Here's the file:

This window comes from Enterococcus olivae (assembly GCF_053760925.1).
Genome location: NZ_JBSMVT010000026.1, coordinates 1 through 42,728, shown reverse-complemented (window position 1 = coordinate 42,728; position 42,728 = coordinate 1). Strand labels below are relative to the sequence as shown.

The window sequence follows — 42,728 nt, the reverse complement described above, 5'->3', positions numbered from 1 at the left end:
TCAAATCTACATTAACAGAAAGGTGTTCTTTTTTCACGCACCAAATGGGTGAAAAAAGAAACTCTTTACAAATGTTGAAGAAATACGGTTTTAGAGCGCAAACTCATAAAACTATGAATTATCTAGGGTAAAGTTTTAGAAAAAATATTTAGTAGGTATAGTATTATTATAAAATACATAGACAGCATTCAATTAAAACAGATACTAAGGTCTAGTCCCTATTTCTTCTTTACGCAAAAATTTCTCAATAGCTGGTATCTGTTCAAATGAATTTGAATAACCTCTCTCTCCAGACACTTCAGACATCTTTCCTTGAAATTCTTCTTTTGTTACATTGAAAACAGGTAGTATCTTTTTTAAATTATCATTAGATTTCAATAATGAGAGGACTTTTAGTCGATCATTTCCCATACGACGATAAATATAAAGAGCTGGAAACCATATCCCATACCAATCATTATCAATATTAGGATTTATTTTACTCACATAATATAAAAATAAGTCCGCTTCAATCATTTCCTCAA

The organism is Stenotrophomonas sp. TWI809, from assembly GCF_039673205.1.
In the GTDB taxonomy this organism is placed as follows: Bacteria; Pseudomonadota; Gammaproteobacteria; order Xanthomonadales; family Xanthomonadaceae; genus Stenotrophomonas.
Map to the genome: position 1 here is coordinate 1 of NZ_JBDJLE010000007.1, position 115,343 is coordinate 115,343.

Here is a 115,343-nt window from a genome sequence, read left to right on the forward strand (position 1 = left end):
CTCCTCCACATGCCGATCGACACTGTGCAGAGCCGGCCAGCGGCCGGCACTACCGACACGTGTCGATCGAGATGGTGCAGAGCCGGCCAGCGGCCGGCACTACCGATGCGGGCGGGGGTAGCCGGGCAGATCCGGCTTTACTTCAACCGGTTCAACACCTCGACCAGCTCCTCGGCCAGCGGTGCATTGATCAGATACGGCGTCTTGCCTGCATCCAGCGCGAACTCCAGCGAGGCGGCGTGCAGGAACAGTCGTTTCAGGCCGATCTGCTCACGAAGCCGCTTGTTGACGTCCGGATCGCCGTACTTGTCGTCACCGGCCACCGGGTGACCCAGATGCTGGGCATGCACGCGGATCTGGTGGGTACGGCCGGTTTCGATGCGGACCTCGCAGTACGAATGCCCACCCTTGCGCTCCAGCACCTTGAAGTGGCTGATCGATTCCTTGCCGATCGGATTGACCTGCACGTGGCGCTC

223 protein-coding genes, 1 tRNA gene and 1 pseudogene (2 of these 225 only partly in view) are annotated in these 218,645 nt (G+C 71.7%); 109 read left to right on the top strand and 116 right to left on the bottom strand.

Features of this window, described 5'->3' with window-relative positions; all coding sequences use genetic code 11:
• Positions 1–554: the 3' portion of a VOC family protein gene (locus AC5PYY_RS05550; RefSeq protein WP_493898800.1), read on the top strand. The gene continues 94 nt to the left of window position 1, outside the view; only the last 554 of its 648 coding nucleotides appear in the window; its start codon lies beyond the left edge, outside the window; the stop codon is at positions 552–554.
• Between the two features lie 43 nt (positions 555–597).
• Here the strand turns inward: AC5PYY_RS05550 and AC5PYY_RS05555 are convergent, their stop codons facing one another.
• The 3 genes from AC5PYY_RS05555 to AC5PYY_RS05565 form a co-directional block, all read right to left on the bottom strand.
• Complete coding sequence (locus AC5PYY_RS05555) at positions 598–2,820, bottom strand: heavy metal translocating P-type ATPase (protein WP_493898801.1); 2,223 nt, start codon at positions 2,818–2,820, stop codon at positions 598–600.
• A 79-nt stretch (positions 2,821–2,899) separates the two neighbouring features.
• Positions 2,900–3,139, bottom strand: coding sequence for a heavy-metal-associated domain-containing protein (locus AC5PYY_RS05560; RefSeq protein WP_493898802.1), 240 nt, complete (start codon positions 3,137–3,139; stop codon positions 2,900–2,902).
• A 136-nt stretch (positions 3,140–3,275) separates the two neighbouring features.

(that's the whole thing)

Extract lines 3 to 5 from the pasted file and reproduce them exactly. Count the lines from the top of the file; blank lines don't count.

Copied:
The window sequence follows — 42,728 nt, the reverse complement described above, 5'->3', positions numbered from 1 at the left end:
TCAAATCTACATTAACAGAAAGGTGTTCTTTTTTCACGCACCAAATGGGTGAAAAAAGAAACTCTTTACAAATGTTGAAGAAATACGGTTTTAGAGCGCAAACTCATAAAACTATGAATTATCTAGGGTAAAGTTTTAGAAAAAATATTTAGTAGGTATAGTATTATTATAAAATACATAGACAGCATTCAATTAAAACAGATACTAAGGTCTAGTCCCTATTTCTTCTTTACGCAAAAATTTCTCAATAGCTGGTATCTGTTCAAATGAATTTGAATAACCTCTCTCTCCAGACACTTCAGACATCTTTCCTTGAAATTCTTCTTTTGTTACATTGAAAACAGGTAGTATCTTTTTTAAATTATCATTAGATTTCAATAATGAGAGGACTTTTAGTCGATCATTTCCCATACGACGATAAATATAAAGAGCTGGAAACCATATCCCATACCAATCATTATCAATATTAGGATTTATTTTACTCACATAATATAAAAATAAGTCCGCTTCAATCATTTCCTCAA

The organism is Stenotrophomonas sp. TWI809, from assembly GCF_039673205.1.